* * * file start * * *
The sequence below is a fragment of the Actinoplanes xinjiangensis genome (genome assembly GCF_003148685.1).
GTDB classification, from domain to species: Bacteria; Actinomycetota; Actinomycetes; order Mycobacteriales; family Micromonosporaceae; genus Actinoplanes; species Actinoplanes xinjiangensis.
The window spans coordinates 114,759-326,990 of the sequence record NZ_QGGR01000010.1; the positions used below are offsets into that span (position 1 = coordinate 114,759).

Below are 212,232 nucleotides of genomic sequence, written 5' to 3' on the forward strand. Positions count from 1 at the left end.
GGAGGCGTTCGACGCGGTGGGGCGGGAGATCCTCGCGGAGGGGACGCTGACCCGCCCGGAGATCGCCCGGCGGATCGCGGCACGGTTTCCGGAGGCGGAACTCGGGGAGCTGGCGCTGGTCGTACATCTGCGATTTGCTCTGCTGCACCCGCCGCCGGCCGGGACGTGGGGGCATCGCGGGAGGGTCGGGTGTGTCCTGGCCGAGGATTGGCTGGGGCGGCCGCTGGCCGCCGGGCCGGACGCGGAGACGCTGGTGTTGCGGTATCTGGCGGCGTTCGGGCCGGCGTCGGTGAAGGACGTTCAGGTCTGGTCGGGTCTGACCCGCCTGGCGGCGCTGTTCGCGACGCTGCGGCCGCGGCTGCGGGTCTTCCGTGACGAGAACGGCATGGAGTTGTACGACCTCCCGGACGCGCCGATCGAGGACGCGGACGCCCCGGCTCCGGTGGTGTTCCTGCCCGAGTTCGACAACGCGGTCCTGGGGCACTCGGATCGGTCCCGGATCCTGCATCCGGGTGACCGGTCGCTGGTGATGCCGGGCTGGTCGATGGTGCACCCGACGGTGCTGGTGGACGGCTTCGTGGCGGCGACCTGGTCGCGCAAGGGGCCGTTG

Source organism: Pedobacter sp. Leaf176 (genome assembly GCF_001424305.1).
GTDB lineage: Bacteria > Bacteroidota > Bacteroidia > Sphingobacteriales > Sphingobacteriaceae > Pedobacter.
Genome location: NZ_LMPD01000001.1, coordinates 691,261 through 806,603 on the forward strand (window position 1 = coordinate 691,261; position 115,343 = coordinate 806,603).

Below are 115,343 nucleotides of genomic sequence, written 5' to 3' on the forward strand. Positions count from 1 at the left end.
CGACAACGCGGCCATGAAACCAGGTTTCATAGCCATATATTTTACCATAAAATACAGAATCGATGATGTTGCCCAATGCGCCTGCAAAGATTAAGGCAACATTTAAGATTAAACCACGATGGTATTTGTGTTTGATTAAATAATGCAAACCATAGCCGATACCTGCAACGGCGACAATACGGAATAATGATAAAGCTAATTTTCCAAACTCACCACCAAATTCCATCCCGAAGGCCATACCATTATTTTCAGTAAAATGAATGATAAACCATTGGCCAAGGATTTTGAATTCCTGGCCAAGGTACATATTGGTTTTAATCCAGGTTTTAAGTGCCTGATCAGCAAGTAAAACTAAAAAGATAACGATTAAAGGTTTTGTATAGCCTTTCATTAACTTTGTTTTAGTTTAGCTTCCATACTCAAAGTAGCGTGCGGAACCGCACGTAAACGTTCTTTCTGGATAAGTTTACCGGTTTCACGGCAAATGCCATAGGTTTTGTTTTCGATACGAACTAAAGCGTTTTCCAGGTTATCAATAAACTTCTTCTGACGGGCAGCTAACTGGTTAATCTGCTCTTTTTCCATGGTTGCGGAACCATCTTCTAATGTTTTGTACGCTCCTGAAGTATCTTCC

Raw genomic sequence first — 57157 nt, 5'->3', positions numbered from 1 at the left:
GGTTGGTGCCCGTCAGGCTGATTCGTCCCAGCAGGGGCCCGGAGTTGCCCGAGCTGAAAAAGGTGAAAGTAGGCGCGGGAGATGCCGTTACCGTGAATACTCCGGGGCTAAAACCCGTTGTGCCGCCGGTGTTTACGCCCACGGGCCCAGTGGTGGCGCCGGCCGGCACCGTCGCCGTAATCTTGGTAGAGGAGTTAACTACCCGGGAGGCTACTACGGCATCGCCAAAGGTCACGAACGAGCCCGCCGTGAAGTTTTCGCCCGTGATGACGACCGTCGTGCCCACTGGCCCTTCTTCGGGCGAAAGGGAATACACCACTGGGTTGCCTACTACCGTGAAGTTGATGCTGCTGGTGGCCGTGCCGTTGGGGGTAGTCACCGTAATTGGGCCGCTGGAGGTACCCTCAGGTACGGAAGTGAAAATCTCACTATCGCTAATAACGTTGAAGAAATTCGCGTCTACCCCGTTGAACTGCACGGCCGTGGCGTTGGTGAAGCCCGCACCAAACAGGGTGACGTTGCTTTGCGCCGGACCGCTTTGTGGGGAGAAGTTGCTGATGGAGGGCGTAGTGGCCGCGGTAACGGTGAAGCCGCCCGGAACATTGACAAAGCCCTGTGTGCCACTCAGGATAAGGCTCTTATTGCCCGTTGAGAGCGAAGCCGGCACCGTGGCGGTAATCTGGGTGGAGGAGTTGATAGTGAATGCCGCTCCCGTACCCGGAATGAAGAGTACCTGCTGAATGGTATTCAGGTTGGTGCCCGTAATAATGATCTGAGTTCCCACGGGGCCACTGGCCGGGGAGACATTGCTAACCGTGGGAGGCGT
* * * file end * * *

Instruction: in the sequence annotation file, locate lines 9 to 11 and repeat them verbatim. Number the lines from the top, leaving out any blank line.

Below are 115,343 nucleotides of genomic sequence, written 5' to 3' on the forward strand. Positions count from 1 at the left end.
CGACAACGCGGCCATGAAACCAGGTTTCATAGCCATATATTTTACCATAAAATACAGAATCGATGATGTTGCCCAATGCGCCTGCAAAGATTAAGGCAACATTTAAGATTAAACCACGATGGTATTTGTGTTTGATTAAATAATGCAAACCATAGCCGATACCTGCAACGGCGACAATACGGAATAATGATAAAGCTAATTTTCCAAACTCACCACCAAATTCCATCCCGAAGGCCATACCATTATTTTCAGTAAAATGAATGATAAACCATTGGCCAAGGATTTTGAATTCCTGGCCAAGGTACATATTGGTTTTAATCCAGGTTTTAAGTGCCTGATCAGCAAGTAAAACTAAAAAGATAACGATTAAAGGTTTTGTATAGCCTTTCATTAACTTTGTTTTAGTTTAGCTTCCATACTCAAAGTAGCGTGCGGAACCGCACGTAAACGTTCTTTCTGGATAAGTTTACCGGTTTCACGGCAAATGCCATAGGTTTTGTTTTCGATACGAACTAAAGCGTTTTCCAGGTTATCAATAAACTTCTTCTGACGGGCAGCTAACTGGTTAATCTGCTCTTTTTCCATGGTTGCGGAACCATCTTCTAATGTTTTGTACGCTCCTGAAGTATCTTCC

Raw genomic sequence first — 57157 nt, 5'->3', positions numbered from 1 at the left: